The European Space Agency (ESA) has released a new video that helps highlight the James Webb’s scope and how it explores our universe. The ESA takes viewers on a journey through space in the video as James Webb zooms in on the Cartwheel galaxy. The final image is a composite creature with data captured by Webb’s Near-Infrared Camera (NIRCam) and Mid-Infrared Instrument (MIRI).
New video shows James Webb’s remarkable scope as it explores the universe
The Cartwheel Galaxy is located roughly 500 million light-years away from us. That’s a massive distance. As such, having an instrument that can zoom in on such an entity with so much detail is astounding. And that’s exactly what the James Webb has done.
This new video from the ESA isn’t just dazzling. It’s also a great indicator of the James Webb telescope’s scope, and what it’s capable of.
Since the James Webb hit its destination and began testing, we’ve known that I was going to do great things. However, the new space telescope has done even better than NASA expected. So well, that NASA says it’s still performing better than expected even after taking irreparable damage. It’s already captured some of the most iconic images we’ve ever seen, and it’s just getting started.
The Cartwheel Galaxy
Understanding James Webb’s full scope is important because it helps define how impossible images of galaxies like the Cartwheel Galaxy would be without it. Not only is seeing these galaxies inspiring, but it also allows us more insight into these kinds of celestial entities. Other data gathered by Webb has allowed scientists to determine that a planet also had water in its atmosphere.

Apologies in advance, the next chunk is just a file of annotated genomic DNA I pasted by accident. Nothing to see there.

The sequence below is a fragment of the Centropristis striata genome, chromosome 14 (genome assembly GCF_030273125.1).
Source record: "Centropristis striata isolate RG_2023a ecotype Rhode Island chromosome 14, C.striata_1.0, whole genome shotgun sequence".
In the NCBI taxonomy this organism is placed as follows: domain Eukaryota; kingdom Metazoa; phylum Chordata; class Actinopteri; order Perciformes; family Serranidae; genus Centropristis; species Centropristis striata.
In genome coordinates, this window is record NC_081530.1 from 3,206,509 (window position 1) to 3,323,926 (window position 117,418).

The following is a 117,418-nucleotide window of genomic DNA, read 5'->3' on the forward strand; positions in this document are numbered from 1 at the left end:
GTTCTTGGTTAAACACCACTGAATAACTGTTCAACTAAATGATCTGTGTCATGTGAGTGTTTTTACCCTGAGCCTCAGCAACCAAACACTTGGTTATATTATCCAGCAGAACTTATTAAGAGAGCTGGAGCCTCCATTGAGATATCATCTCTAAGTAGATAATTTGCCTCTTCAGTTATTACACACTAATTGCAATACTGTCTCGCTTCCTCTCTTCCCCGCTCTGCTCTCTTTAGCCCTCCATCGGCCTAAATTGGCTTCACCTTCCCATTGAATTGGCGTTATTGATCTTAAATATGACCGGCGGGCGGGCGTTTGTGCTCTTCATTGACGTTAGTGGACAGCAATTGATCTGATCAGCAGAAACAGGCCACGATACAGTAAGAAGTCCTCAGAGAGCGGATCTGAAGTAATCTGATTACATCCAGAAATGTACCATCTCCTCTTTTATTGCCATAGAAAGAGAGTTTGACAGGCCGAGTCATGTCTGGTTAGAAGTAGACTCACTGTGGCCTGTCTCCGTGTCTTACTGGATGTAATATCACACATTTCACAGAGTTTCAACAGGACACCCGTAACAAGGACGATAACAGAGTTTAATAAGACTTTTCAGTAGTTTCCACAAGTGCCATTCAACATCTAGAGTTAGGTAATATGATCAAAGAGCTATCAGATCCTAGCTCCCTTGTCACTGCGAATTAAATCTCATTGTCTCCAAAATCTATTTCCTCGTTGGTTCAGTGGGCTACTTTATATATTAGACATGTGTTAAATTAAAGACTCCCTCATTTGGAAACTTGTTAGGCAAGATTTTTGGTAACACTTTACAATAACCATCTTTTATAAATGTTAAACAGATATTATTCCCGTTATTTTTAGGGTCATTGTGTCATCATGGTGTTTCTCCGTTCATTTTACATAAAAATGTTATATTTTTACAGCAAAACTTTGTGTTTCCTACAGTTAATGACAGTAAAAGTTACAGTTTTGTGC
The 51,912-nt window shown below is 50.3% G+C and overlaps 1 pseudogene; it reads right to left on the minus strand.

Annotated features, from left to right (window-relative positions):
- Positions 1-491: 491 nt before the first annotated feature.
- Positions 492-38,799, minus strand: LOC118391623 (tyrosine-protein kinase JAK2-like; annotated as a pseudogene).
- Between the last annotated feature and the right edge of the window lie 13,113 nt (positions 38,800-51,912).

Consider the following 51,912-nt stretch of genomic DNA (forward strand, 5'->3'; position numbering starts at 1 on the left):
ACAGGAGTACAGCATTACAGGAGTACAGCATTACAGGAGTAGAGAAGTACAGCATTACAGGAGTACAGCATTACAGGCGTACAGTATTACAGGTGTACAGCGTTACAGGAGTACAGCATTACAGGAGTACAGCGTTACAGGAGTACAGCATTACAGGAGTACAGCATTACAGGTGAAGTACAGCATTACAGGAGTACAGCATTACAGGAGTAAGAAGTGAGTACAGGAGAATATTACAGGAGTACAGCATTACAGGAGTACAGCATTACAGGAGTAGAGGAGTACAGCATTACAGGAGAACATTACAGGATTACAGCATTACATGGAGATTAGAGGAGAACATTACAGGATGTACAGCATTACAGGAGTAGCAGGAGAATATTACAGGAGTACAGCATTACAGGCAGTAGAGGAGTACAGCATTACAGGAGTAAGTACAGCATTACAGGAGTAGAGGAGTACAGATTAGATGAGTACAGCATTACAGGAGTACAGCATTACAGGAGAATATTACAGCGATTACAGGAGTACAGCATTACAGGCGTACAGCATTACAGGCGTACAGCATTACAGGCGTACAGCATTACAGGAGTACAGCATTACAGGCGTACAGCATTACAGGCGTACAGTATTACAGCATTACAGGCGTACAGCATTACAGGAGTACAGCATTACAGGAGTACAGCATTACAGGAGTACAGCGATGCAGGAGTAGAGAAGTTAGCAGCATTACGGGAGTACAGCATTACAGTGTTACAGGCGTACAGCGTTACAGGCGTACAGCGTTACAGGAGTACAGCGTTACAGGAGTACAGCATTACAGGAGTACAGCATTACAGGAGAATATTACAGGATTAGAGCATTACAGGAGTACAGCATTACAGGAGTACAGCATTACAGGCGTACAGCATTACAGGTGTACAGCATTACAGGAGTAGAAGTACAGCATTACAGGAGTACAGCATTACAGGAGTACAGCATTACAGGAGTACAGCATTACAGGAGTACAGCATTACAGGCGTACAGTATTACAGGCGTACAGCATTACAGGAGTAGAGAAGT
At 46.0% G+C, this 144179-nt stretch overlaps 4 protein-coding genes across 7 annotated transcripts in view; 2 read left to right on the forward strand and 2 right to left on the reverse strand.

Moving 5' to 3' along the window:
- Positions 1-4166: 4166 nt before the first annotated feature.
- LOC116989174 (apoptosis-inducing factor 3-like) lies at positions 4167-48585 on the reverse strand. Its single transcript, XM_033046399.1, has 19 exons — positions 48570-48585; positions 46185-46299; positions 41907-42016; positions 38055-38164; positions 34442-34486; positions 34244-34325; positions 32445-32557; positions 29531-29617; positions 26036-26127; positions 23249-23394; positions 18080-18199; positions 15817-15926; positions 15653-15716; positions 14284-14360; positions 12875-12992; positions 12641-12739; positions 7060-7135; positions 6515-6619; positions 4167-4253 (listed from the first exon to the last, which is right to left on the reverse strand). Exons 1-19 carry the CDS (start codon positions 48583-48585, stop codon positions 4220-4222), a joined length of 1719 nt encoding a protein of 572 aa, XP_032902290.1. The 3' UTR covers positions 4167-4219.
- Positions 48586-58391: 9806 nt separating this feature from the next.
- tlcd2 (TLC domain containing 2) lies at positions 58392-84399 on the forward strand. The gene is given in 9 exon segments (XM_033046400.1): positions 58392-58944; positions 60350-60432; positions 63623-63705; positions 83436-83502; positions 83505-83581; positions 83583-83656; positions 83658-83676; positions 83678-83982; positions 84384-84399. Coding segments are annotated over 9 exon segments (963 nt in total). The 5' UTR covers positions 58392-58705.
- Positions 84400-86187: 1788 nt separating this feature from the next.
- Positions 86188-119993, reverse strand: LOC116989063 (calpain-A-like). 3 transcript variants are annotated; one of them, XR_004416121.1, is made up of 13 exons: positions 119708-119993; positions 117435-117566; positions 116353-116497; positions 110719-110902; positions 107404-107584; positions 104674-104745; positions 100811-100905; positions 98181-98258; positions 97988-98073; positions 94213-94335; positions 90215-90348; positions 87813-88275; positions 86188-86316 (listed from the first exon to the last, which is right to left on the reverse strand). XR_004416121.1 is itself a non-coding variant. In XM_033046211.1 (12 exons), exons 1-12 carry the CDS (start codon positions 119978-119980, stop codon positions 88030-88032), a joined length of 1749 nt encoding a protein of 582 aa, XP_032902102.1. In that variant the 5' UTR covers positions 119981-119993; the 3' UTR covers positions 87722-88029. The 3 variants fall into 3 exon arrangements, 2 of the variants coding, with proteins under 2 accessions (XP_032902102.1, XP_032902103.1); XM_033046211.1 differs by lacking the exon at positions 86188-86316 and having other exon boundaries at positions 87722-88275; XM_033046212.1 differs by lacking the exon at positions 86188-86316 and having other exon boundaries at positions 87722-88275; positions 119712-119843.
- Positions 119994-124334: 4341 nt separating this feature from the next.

But the Cartwheel Galaxy is just one of many intriguing pieces of the puzzle that is our universe. This galaxy is currently in a transition phase, so we’re not sure where it will end once the colliding gasses slow and finally settle.
For now, though, it looks like a beautifully designed wagon wheel. And, as James Webb continues to look deeper into the universe, we’ll undoubtedly discover more about galaxies like it.
For now, though, having a better understanding of the James Webb’s scope is going to make the jobs astronomers have to do much easier.